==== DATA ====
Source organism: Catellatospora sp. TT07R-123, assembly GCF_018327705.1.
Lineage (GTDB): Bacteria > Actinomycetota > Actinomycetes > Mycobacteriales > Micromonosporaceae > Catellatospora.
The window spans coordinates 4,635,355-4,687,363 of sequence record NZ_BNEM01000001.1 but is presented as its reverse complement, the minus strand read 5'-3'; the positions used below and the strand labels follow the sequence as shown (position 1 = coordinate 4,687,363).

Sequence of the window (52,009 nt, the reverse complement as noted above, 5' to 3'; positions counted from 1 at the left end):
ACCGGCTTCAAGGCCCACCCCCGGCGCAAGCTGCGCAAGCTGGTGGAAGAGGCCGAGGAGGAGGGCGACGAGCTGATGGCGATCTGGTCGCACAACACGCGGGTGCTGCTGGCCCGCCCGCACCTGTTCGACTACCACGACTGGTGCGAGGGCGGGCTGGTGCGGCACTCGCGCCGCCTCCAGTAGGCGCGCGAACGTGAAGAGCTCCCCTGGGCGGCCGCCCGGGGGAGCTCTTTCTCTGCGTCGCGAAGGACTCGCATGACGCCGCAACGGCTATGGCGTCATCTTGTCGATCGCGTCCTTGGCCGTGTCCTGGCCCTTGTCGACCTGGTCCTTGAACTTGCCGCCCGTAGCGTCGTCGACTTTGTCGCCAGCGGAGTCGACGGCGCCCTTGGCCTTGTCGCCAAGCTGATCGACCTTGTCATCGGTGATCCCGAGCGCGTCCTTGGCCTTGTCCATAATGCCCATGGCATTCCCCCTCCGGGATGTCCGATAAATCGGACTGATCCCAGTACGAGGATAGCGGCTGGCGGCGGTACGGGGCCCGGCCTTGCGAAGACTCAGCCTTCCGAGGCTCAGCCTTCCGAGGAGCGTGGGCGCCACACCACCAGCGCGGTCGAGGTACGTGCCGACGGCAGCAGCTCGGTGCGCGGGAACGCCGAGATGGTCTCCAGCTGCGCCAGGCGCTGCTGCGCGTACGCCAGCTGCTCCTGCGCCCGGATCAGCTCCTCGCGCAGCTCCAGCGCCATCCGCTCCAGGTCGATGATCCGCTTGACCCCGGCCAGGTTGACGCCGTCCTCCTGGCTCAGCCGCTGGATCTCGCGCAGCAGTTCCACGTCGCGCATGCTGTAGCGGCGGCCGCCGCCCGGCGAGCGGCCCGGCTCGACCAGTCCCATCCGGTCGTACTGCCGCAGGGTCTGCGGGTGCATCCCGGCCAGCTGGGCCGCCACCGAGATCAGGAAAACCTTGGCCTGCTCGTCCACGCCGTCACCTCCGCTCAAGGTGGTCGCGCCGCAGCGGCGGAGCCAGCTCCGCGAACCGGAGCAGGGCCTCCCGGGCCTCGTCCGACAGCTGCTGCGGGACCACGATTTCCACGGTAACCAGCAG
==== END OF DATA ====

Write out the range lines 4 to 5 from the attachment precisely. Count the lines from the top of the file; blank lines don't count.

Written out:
Sequence of the window (52,009 nt, the reverse complement as noted above, 5' to 3'; positions counted from 1 at the left end):
ACCGGCTTCAAGGCCCACCCCCGGCGCAAGCTGCGCAAGCTGGTGGAAGAGGCCGAGGAGGAGGGCGACGAGCTGATGGCGATCTGGTCGCACAACACGCGGGTGCTGCTGGCCCGCCCGCACCTGTTCGACTACCACGACTGGTGCGAGGGCGGGCTGGTGCGGCACTCGCGCCGCCTCCAGTAGGCGCGCGAACGTGAAGAGCTCCCCTGGGCGGCCGCCCGGGGGAGCTCTTTCTCTGCGTCGCGAAGGACTCGCATGACGCCGCAACGGCTATGGCGTCATCTTGTCGATCGCGTCCTTGGCCGTGTCCTGGCCCTTGTCGACCTGGTCCTTGAACTTGCCGCCCGTAGCGTCGTCGACTTTGTCGCCAGCGGAGTCGACGGCGCCCTTGGCCTTGTCGCCAAGCTGATCGACCTTGTCATCGGTGATCCCGAGCGCGTCCTTGGCCTTGTCCATAATGCCCATGGCATTCCCCCTCCGGGATGTCCGATAAATCGGACTGATCCCAGTACGAGGATAGCGGCTGGCGGCGGTACGGGGCCCGGCCTTGCGAAGACTCAGCCTTCCGAGGCTCAGCCTTCCGAGGAGCGTGGGCGCCACACCACCAGCGCGGTCGAGGTACGTGCCGACGGCAGCAGCTCGGTGCGCGGGAACGCCGAGATGGTCTCCAGCTGCGCCAGGCGCTGCTGCGCGTACGCCAGCTGCTCCTGCGCCCGGATCAGCTCCTCGCGCAGCTCCAGCGCCATCCGCTCCAGGTCGATGATCCGCTTGACCCCGGCCAGGTTGACGCCGTCCTCCTGGCTCAGCCGCTGGATCTCGCGCAGCAGTTCCACGTCGCGCATGCTGTAGCGGCGGCCGCCGCCCGGCGAGCGGCCCGGCTCGACCAGTCCCATCCGGTCGTACTGCCGCAGGGTCTGCGGGTGCATCCCGGCCAGCTGGGCCGCCACCGAGATCAGGAAAACCTTGGCCTGCTCGTCCACGCCGTCACCTCCGCTCAAGGTGGTCGCGCCGCAGCGGCGGAGCCAGCTCCGCGAACCGGAGCAGGGCCTCCCGGGCCTCGTCCGACAGCTGCTGCGGGACCACGATTTCCACGGTAACCAGCAG